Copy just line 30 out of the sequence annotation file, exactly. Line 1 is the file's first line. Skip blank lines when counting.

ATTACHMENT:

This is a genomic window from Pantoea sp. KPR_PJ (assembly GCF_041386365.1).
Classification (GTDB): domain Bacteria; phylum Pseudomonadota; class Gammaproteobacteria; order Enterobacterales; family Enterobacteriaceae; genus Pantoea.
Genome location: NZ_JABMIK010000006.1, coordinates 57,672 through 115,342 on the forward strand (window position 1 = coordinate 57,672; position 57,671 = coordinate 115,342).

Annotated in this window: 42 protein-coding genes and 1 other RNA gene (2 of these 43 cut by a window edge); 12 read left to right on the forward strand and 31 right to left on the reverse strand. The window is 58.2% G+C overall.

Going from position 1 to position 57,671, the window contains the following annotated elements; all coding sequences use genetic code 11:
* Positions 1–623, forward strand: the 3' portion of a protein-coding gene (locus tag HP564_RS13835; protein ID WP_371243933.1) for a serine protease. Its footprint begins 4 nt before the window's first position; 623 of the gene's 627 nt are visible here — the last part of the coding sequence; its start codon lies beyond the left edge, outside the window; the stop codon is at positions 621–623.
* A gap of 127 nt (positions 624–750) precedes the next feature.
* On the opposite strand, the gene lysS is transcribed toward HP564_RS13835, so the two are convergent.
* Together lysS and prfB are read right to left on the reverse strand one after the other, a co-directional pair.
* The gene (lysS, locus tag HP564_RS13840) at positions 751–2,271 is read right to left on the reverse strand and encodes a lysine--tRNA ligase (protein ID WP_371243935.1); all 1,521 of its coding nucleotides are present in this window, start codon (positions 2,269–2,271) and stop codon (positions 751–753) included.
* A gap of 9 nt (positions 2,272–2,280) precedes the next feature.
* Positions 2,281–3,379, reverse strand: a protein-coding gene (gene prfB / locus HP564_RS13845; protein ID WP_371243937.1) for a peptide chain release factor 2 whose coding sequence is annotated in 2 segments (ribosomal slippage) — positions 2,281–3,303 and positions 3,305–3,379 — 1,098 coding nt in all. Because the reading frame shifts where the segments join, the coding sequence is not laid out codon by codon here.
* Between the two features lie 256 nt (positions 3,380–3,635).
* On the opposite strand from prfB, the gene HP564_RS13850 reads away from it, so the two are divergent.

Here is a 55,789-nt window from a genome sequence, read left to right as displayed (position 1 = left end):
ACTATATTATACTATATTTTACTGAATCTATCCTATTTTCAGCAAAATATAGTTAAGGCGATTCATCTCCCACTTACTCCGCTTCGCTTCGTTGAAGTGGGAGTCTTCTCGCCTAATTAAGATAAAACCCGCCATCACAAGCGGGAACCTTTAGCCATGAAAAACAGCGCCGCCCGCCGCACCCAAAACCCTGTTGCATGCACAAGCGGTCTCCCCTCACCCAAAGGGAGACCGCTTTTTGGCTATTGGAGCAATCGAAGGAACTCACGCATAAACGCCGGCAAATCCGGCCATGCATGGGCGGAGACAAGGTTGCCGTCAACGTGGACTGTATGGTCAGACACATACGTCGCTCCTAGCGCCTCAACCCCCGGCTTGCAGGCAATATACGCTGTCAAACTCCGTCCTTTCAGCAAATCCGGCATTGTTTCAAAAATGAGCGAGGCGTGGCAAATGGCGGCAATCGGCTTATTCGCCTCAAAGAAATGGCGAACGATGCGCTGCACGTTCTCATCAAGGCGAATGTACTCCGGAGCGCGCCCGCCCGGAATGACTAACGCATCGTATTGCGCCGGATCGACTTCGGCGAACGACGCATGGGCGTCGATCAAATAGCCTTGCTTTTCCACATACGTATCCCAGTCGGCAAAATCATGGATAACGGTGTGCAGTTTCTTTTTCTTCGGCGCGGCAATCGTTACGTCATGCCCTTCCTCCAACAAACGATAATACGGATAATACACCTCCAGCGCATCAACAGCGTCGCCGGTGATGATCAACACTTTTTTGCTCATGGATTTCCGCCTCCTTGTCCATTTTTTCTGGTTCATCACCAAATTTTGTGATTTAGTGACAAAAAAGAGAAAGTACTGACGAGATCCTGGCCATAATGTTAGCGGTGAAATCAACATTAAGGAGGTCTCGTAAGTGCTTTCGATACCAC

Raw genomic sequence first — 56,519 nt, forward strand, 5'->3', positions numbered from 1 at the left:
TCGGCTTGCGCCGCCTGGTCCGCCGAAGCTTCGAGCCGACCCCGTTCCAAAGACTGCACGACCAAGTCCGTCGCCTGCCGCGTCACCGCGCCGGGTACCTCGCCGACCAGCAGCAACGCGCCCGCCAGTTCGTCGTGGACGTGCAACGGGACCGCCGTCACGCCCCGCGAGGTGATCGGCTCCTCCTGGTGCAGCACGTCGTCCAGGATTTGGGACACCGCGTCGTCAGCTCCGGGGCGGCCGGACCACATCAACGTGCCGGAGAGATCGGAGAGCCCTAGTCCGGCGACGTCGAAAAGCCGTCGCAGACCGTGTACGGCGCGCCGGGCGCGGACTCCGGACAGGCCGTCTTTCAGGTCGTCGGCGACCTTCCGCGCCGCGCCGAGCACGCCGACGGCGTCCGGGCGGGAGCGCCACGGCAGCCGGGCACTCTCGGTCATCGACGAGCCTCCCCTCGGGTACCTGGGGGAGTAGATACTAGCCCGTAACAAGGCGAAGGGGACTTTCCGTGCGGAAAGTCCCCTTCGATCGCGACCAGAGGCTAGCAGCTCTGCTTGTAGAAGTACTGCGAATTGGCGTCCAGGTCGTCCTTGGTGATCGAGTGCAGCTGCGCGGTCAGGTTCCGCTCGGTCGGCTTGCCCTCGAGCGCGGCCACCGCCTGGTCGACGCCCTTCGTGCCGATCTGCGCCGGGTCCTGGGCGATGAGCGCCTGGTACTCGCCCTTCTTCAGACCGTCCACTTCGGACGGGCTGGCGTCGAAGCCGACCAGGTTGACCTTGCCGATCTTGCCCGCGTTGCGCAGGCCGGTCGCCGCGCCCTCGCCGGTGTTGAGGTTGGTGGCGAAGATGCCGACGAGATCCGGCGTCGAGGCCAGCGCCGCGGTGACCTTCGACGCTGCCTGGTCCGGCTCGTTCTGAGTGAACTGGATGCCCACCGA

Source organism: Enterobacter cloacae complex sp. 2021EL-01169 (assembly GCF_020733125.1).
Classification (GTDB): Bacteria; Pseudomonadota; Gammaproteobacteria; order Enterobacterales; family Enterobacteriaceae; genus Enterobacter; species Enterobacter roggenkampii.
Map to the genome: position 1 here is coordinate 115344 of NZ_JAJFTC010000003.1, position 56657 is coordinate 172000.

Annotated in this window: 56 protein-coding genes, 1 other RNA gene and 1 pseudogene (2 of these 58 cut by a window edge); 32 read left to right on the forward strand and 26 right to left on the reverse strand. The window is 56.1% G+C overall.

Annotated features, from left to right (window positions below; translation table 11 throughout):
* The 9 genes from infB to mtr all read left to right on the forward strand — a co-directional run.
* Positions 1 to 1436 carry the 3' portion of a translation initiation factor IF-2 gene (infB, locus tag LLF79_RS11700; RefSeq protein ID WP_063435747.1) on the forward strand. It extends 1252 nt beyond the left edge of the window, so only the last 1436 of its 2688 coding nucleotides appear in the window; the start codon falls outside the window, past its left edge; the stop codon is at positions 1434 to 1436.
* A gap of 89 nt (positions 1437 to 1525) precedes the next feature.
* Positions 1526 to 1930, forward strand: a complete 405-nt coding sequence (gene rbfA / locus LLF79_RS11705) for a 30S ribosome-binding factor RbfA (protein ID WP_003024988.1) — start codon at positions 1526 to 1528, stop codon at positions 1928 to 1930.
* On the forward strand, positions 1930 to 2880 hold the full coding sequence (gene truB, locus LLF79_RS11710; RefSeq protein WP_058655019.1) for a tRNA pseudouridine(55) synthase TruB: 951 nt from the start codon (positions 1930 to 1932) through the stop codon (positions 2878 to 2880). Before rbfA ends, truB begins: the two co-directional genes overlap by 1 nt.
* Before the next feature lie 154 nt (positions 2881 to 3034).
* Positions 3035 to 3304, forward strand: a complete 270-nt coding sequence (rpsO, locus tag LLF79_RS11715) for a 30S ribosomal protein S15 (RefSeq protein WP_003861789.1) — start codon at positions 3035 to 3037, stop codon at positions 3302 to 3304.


* Positions 3035 to 3304, forward strand: a complete 270-nt coding sequence (rpsO, locus tag LLF79_RS11715) for a 30S ribosomal protein S15 (RefSeq protein WP_003861789.1) — start codon at positions 3035 to 3037, stop codon at positions 3302 to 3304.